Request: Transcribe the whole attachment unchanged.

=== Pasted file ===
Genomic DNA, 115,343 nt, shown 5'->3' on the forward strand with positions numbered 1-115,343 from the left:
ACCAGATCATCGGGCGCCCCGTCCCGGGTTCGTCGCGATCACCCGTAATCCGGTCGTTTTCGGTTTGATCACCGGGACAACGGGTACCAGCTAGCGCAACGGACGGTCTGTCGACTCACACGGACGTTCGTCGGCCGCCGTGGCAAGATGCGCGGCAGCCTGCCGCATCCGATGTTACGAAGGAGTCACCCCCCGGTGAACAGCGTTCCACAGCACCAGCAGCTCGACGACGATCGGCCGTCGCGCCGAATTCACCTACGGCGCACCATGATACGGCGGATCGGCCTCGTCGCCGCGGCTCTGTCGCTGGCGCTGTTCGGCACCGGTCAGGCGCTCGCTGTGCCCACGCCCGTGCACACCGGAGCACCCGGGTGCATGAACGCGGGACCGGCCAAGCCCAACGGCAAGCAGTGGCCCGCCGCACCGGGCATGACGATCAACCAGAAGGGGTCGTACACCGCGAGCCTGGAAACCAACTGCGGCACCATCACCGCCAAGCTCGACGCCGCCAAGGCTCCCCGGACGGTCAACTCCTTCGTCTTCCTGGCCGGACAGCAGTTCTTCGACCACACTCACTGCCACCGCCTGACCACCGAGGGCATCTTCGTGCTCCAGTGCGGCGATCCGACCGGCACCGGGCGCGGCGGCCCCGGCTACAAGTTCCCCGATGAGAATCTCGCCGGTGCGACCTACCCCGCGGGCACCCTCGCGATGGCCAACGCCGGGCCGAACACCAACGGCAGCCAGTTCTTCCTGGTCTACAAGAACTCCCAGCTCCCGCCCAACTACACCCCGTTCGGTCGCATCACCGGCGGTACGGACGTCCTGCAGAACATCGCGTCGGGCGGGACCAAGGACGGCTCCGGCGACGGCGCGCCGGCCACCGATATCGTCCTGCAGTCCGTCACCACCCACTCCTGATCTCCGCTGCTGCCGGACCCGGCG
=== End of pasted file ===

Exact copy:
Genomic DNA, 115,343 nt, shown 5'->3' on the forward strand with positions numbered 1-115,343 from the left:
ACCAGATCATCGGGCGCCCCGTCCCGGGTTCGTCGCGATCACCCGTAATCCGGTCGTTTTCGGTTTGATCACCGGGACAACGGGTACCAGCTAGCGCAACGGACGGTCTGTCGACTCACACGGACGTTCGTCGGCCGCCGTGGCAAGATGCGCGGCAGCCTGCCGCATCCGATGTTACGAAGGAGTCACCCCCCGGTGAACAGCGTTCCACAGCACCAGCAGCTCGACGACGATCGGCCGTCGCGCCGAATTCACCTACGGCGCACCATGATACGGCGGATCGGCCTCGTCGCCGCGGCTCTGTCGCTGGCGCTGTTCGGCACCGGTCAGGCGCTCGCTGTGCCCACGCCCGTGCACACCGGAGCACCCGGGTGCATGAACGCGGGACCGGCCAAGCCCAACGGCAAGCAGTGGCCCGCCGCACCGGGCATGACGATCAACCAGAAGGGGTCGTACACCGCGAGCCTGGAAACCAACTGCGGCACCATCACCGCCAAGCTCGACGCCGCCAAGGCTCCCCGGACGGTCAACTCCTTCGTCTTCCTGGCCGGACAGCAGTTCTTCGACCACACTCACTGCCACCGCCTGACCACCGAGGGCATCTTCGTGCTCCAGTGCGGCGATCCGACCGGCACCGGGCGCGGCGGCCCCGGCTACAAGTTCCCCGATGAGAATCTCGCCGGTGCGACCTACCCCGCGGGCACCCTCGCGATGGCCAACGCCGGGCCGAACACCAACGGCAGCCAGTTCTTCCTGGTCTACAAGAACTCCCAGCTCCCGCCCAACTACACCCCGTTCGGTCGCATCACCGGCGGTACGGACGTCCTGCAGAACATCGCGTCGGGCGGGACCAAGGACGGCTCCGGCGACGGCGCGCCGGCCACCGATATCGTCCTGCAGTCCGTCACCACCCACTCCTGATCTCCGCTGCTGCCGGACCCGGCG